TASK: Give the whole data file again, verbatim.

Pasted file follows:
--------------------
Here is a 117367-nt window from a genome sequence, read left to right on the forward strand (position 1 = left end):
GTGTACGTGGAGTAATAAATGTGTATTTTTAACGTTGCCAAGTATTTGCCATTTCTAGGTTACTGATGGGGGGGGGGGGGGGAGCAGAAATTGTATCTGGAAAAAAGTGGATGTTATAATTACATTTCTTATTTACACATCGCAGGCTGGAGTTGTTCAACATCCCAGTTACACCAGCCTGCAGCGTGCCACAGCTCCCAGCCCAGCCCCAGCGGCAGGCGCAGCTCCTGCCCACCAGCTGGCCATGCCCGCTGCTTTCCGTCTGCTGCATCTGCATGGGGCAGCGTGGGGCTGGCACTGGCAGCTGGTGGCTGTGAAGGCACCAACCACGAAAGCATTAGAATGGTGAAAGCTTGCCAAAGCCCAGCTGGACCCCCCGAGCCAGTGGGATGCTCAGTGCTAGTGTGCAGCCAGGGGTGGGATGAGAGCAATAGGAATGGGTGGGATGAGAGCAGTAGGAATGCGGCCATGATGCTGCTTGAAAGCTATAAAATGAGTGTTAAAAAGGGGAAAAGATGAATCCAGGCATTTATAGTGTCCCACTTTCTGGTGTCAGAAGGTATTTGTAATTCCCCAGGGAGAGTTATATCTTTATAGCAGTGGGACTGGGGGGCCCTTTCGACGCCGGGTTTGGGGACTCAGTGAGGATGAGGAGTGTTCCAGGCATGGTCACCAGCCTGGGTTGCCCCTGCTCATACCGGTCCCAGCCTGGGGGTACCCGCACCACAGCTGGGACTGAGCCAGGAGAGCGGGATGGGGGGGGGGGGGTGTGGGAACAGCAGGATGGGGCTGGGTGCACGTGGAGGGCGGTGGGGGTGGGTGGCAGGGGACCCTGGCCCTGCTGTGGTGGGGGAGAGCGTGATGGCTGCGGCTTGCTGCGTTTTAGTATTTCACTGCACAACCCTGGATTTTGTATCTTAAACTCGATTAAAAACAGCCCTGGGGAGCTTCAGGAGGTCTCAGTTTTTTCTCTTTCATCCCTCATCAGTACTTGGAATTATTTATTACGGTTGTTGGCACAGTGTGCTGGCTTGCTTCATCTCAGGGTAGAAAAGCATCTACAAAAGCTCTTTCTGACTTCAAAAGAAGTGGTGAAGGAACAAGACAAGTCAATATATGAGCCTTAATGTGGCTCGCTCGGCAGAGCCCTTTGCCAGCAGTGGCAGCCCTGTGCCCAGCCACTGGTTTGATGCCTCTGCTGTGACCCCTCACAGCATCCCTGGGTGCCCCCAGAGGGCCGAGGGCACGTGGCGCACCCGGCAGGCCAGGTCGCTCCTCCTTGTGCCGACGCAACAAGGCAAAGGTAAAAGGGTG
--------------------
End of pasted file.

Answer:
Here is a 117367-nt window from a genome sequence, read left to right on the forward strand (position 1 = left end):
GTGTACGTGGAGTAATAAATGTGTATTTTTAACGTTGCCAAGTATTTGCCATTTCTAGGTTACTGATGGGGGGGGGGGGGGGAGCAGAAATTGTATCTGGAAAAAAGTGGATGTTATAATTACATTTCTTATTTACACATCGCAGGCTGGAGTTGTTCAACATCCCAGTTACACCAGCCTGCAGCGTGCCACAGCTCCCAGCCCAGCCCCAGCGGCAGGCGCAGCTCCTGCCCACCAGCTGGCCATGCCCGCTGCTTTCCGTCTGCTGCATCTGCATGGGGCAGCGTGGGGCTGGCACTGGCAGCTGGTGGCTGTGAAGGCACCAACCACGAAAGCATTAGAATGGTGAAAGCTTGCCAAAGCCCAGCTGGACCCCCCGAGCCAGTGGGATGCTCAGTGCTAGTGTGCAGCCAGGGGTGGGATGAGAGCAATAGGAATGGGTGGGATGAGAGCAGTAGGAATGCGGCCATGATGCTGCTTGAAAGCTATAAAATGAGTGTTAAAAAGGGGAAAAGATGAATCCAGGCATTTATAGTGTCCCACTTTCTGGTGTCAGAAGGTATTTGTAATTCCCCAGGGAGAGTTATATCTTTATAGCAGTGGGACTGGGGGGCCCTTTCGACGCCGGGTTTGGGGACTCAGTGAGGATGAGGAGTGTTCCAGGCATGGTCACCAGCCTGGGTTGCCCCTGCTCATACCGGTCCCAGCCTGGGGGTACCCGCACCACAGCTGGGACTGAGCCAGGAGAGCGGGATGGGGGGGGGGGGGTGTGGGAACAGCAGGATGGGGCTGGGTGCACGTGGAGGGCGGTGGGGGTGGGTGGCAGGGGACCCTGGCCCTGCTGTGGTGGGGGAGAGCGTGATGGCTGCGGCTTGCTGCGTTTTAGTATTTCACTGCACAACCCTGGATTTTGTATCTTAAACTCGATTAAAAACAGCCCTGGGGAGCTTCAGGAGGTCTCAGTTTTTTCTCTTTCATCCCTCATCAGTACTTGGAATTATTTATTACGGTTGTTGGCACAGTGTGCTGGCTTGCTTCATCTCAGGGTAGAAAAGCATCTACAAAAGCTCTTTCTGACTTCAAAAGAAGTGGTGAAGGAACAAGACAAGTCAATATATGAGCCTTAATGTGGCTCGCTCGGCAGAGCCCTTTGCCAGCAGTGGCAGCCCTGTGCCCAGCCACTGGTTTGATGCCTCTGCTGTGACCCCTCACAGCATCCCTGGGTGCCCCCAGAGGGCCGAGGGCACGTGGCGCACCCGGCAGGCCAGGTCGCTCCTCCTTGTGCCGACGCAACAAGGCAAAGGTAAAAGGGTG